Section 510 declares it unlawful for an employer
to discharge, fine, suspend, expel, discipline, or discriminate against a participant or beneficiary for exercising any right to which he is entitled under the provisions of an employee benefit plan ... or for the purpose of interfering with the attainment of any right to which such participant may become entitled under the plan....
Made enforceable by participants and beneficiaries through Sec. 502(a)(3), Sec. 510 protects employment relationships from disruptions designed to frustrate the vesting of benefit plan rights or the continued enjoyment of rights already vested but yet to be partaken. See Ingersoll-Rand Co. v. McClendon, 498 U.S. 133, 142-44, 111 S.Ct. 478, 485, 112 L.Ed.2d 474 (1990); Kross v. Western Electric Co., 701 F.2d 1238, 1243 (7th Cir.1983). Section 510, however, does not protect employees against all employer actions undertaken with an eye toward thwarting the attainment of benefits; only changes in one's employment status cannot stem from benefit-based motivations. See McGath v. Auto-Body North Shore, Inc., 7 F.3d 665, 668-69 (7th Cir.1993); Deeming v. American Standard, Inc., 905 F.2d 1124, 1127 (7th Cir.1990). For example, repeatedly amending the terms of a plan immediately before an employee is about to achieve eligibility for benefits under the pre-altered plan, even if done specifically to avoid payment of benefits to the employee, is not prohibited by Sec. 510 because it is not an action taken against the employment situation itself. See McGath, 7 F.3d at 667-69. When the alleged interference is not to the "employment relationship which gives rise to an individual's [benefit] rights," id. (quoting Deeming, 905 F.2d at 668), Sec. 510 is not implicated.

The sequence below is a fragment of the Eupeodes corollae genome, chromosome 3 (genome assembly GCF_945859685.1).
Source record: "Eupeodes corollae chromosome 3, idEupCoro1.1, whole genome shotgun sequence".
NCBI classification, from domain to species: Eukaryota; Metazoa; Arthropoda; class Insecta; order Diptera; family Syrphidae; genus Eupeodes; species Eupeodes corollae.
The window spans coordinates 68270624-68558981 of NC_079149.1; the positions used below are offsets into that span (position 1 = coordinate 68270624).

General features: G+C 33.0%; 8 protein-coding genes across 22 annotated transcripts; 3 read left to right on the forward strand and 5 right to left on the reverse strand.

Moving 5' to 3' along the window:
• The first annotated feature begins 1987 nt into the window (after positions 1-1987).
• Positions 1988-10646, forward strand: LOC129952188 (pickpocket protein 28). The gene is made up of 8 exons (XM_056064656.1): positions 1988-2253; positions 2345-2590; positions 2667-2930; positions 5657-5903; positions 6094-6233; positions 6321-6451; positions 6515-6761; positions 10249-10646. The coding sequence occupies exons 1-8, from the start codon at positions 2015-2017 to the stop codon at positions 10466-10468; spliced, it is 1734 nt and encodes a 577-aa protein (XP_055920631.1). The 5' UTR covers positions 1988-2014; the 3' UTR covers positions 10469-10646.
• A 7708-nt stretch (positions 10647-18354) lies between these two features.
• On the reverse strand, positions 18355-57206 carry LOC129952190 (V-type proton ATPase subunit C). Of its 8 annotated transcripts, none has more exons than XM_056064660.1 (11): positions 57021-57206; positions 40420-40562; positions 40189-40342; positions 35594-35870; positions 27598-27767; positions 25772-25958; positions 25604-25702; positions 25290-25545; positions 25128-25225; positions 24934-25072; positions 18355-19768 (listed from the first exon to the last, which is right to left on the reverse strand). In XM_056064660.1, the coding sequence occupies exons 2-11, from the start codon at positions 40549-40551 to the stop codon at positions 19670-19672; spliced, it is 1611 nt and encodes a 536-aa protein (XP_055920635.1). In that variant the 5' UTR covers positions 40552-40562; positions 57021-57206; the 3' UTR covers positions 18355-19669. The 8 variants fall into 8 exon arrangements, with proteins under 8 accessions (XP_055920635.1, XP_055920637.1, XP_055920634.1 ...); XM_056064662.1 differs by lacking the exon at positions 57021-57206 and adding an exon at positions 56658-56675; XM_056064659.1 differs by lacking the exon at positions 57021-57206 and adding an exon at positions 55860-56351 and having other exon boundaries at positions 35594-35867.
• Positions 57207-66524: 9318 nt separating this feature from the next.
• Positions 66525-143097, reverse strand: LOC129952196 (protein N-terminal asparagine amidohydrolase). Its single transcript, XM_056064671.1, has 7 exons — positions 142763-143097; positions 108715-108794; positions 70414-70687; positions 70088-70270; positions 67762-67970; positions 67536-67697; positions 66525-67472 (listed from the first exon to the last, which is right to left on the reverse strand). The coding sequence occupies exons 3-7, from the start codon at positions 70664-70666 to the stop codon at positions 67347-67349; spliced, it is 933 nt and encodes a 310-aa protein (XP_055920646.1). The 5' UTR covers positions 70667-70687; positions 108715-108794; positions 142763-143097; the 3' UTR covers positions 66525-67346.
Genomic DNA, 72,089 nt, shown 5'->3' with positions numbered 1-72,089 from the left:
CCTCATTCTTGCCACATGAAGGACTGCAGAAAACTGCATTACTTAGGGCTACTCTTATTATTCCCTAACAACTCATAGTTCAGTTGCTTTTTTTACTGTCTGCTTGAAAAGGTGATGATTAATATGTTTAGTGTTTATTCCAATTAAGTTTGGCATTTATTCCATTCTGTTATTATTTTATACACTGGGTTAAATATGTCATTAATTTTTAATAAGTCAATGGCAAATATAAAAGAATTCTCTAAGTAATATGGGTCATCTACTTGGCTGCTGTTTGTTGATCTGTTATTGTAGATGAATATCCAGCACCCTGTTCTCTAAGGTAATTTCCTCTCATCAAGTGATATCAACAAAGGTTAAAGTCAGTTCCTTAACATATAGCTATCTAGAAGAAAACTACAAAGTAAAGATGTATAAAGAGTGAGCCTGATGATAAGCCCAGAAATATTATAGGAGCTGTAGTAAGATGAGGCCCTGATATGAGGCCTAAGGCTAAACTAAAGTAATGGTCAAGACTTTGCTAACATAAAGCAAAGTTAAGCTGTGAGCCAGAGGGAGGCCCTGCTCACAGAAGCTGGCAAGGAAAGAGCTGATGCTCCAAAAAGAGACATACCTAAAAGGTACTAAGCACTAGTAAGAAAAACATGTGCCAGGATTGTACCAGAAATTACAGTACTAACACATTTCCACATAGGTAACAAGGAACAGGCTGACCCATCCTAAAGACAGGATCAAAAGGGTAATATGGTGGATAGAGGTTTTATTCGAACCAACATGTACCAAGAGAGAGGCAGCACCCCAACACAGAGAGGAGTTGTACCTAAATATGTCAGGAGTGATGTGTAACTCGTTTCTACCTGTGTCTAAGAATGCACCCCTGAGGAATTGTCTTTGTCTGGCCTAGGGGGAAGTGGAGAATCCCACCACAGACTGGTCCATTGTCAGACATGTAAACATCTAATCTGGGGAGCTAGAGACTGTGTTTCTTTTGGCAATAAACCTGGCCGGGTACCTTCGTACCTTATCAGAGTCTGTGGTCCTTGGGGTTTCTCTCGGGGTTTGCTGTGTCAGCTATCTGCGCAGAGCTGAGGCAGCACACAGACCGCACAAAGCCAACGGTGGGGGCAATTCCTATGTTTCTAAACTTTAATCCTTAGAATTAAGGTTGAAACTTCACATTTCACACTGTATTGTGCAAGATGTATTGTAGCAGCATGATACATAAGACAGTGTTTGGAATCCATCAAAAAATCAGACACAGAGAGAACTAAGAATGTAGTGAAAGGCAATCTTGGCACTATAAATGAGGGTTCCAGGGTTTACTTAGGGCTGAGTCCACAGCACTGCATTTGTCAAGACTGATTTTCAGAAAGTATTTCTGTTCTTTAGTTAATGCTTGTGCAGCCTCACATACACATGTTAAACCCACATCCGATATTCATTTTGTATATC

Although it includes only two "counts," Teumer's complaint in substance purports to allege three violations of ERISA Sec. 510. (All relate to benefits under the IPP whose status as an "employee benefit plan" within the coverage of ERISA no one disputes. See 29 U.S.C. Sec. 1002.) Two of Teumer's charges, that he was improperly laid off ahead of three other employees into whose positions he was entitled to "bump" and that other workers were improperly recalled to work before him, involve alleged interference with his attainment of the IPP rights of a fifteen-year employee. The third, however, is an allegation that GM intentionally mischaracterized the cause of the 1986 layoffs as the "consolidation" of Plant 207 (when in fact the plant was "closing") in order to deny to Teumer and others with more than ten but less than fifteen years of service the IPP benefits to which they were already rightfully entitled as ten-year employees. This last allegation does not state a claim under Sec. 510. In asserting that his rights under the IPP were fully vested under the terms of the plan by virtue of his ten years of service and the actual "closing" of Plant 207, Teumer has identified the wrongful act that interfered with his receipt of IPP benefits as GM's squelching of the true nature of the plant shutdown. This alleged wrongful interference was not a change in his employment position--in fact, the only change was the layoff itself which, under the operative theory that the plant was in fact undergoing a closing, would have triggered, not prevented, his eligibility for IPP benefits. Any refusal to pay or denial that Teumer was eligible for IPP benefits, even if made in bad faith, did not affect Teumer's employment status and could not form the basis for a Sec. 510 violation.